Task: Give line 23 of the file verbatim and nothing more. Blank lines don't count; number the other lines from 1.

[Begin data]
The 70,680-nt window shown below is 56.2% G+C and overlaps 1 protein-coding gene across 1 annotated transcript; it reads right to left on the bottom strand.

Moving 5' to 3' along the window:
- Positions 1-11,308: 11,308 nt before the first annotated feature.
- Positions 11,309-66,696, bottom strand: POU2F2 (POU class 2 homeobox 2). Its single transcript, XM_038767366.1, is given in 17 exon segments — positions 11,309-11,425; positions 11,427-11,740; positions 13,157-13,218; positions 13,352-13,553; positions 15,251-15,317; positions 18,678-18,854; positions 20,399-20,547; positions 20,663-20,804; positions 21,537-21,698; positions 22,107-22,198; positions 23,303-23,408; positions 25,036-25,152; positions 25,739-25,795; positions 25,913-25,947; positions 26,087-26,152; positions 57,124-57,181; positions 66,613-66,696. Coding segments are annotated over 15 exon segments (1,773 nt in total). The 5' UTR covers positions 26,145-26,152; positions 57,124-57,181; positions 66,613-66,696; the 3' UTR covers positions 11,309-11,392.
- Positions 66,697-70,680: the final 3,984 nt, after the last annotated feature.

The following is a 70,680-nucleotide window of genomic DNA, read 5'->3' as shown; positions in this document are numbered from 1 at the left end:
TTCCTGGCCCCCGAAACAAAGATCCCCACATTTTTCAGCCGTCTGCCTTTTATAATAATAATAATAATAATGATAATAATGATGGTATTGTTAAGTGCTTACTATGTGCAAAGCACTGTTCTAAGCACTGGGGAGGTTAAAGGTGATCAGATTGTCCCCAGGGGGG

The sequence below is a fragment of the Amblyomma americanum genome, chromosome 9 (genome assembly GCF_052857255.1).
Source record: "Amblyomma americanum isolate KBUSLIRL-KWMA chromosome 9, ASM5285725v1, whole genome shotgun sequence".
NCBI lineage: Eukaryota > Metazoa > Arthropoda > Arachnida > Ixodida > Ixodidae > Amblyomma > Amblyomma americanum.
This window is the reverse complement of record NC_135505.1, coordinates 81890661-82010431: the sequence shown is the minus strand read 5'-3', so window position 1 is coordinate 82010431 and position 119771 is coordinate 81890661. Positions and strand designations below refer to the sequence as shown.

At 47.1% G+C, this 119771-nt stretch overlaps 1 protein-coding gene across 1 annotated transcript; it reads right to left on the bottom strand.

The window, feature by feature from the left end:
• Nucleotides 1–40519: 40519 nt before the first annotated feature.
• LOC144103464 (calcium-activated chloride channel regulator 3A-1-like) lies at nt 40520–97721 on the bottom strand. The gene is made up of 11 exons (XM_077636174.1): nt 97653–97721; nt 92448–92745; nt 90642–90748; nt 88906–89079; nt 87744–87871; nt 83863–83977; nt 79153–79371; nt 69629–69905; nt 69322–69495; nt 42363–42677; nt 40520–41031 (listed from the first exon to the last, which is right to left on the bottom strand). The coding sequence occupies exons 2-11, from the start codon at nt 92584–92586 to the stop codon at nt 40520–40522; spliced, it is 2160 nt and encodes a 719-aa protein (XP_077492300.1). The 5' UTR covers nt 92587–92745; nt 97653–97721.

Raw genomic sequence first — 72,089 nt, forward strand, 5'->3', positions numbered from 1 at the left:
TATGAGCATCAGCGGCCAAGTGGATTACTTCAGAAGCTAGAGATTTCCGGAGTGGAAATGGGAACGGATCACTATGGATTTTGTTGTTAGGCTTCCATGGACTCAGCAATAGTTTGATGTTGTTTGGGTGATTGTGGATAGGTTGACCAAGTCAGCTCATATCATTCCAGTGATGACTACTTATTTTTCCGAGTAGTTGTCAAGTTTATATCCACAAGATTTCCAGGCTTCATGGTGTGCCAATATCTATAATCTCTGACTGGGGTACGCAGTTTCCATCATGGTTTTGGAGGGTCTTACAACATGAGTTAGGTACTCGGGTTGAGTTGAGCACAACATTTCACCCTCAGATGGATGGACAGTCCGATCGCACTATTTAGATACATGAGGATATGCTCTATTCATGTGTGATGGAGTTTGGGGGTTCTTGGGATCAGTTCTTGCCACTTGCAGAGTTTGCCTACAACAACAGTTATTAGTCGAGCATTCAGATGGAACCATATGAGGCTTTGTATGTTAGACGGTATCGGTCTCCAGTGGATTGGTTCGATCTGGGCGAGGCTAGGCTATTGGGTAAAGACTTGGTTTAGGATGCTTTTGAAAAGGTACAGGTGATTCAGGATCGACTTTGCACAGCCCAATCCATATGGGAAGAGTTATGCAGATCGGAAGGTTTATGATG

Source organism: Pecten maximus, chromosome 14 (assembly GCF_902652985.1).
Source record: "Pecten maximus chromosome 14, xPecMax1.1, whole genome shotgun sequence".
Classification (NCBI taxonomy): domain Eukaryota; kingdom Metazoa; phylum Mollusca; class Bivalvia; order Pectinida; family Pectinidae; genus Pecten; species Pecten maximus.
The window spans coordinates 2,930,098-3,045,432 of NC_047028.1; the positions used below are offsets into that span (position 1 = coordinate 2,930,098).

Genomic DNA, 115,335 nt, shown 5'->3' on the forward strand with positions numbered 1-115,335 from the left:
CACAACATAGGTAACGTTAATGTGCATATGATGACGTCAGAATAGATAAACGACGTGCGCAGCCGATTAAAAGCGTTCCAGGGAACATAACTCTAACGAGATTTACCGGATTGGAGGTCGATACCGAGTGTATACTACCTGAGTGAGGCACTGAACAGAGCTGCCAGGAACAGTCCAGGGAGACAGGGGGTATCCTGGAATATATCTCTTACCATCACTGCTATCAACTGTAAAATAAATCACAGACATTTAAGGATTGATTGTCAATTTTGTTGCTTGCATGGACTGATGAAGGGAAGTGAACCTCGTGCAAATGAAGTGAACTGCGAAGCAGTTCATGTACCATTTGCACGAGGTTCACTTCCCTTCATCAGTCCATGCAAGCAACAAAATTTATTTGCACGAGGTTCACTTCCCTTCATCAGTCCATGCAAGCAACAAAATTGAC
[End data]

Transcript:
CACAACATAGGTAACGTTAATGTGCATATGATGACGTCAGAATAGATAAACGACGTGCGCAGCCGATTAAAAGCGTTCCAGGGAACATAACTCTAACGAGATTTACCGGATTGGAGGTCGATACCGAGTGTATACTACCTGAGTGAGGCACTGAACAGAGCTGCCAGGAACAGTCCAGGGAGACAGGGGGTATCCTGGAATATATCTCTTACCATCACTGCTATCAACTGTAAAATAAATCACAGACATTTAAGGATTGATTGTCAATTTTGTTGCTTGCATGGACTGATGAAGGGAAGTGAACCTCGTGCAAATGAAGTGAACTGCGAAGCAGTTCATGTACCATTTGCACGAGGTTCACTTCCCTTCATCAGTCCATGCAAGCAACAAAATTTATTTGCACGAGGTTCACTTCCCTTCATCAGTCCATGCAAGCAACAAAATTGAC